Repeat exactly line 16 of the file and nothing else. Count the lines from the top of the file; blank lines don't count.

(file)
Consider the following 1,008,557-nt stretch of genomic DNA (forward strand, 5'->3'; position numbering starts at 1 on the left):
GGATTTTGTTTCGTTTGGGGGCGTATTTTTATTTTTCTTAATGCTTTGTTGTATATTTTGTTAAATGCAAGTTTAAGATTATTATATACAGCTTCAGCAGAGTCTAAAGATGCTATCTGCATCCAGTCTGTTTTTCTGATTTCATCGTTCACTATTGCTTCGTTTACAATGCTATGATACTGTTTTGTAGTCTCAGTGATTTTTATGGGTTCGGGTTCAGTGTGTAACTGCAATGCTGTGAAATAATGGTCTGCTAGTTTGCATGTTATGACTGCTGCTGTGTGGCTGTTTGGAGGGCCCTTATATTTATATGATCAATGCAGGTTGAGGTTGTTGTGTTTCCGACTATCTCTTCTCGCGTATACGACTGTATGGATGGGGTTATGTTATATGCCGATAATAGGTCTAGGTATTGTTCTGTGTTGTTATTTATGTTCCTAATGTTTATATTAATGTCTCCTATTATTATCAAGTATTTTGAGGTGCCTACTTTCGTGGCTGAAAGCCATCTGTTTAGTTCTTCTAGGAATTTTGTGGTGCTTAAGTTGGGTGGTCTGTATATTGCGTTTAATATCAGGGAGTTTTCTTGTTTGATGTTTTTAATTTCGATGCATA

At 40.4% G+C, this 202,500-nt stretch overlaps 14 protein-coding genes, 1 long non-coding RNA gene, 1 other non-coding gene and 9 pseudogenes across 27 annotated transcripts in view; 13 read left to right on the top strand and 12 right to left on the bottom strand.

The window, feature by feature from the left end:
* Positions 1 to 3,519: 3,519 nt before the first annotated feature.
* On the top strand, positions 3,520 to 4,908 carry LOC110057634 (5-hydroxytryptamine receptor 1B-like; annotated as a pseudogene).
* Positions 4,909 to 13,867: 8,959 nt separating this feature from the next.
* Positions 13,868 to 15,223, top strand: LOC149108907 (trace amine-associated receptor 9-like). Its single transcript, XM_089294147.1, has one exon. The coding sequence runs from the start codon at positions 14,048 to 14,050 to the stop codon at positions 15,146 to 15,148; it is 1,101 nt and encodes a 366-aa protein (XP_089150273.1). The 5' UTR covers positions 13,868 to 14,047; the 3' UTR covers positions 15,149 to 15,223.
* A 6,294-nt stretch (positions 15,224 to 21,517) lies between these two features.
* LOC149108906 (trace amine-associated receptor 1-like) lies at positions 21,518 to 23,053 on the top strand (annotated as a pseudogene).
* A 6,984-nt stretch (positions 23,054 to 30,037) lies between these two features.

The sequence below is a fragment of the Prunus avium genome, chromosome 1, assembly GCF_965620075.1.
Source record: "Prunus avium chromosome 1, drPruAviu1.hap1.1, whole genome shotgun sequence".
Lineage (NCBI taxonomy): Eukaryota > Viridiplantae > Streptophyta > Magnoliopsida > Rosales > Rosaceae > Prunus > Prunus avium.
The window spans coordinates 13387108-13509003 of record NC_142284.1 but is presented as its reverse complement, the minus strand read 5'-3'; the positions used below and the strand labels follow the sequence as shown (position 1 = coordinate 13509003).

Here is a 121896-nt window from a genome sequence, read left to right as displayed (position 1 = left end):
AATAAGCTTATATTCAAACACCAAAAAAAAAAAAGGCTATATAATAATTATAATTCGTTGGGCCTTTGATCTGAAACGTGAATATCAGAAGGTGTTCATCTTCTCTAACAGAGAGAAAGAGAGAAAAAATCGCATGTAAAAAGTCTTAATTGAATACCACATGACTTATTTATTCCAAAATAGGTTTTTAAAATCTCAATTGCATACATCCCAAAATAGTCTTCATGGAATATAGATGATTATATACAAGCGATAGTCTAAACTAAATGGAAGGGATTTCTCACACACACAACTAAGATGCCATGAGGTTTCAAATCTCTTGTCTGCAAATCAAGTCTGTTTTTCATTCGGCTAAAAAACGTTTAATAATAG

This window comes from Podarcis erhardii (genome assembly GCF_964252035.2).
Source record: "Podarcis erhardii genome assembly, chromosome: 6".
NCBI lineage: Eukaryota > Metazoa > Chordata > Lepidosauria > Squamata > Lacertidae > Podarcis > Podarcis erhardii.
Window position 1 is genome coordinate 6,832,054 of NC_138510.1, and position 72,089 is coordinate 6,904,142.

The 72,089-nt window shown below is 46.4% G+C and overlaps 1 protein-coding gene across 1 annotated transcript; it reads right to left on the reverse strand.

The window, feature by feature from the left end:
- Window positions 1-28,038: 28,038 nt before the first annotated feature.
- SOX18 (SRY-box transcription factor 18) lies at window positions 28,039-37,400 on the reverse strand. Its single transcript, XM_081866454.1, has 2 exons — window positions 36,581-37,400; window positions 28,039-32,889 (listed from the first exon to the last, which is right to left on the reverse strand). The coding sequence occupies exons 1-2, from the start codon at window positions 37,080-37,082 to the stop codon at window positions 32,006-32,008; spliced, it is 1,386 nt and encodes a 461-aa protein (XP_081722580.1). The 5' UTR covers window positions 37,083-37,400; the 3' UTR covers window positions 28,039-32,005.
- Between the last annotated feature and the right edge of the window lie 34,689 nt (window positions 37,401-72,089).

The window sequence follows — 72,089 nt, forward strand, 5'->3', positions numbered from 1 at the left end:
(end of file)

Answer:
Here is a 121896-nt window from a genome sequence, read left to right as displayed (position 1 = left end):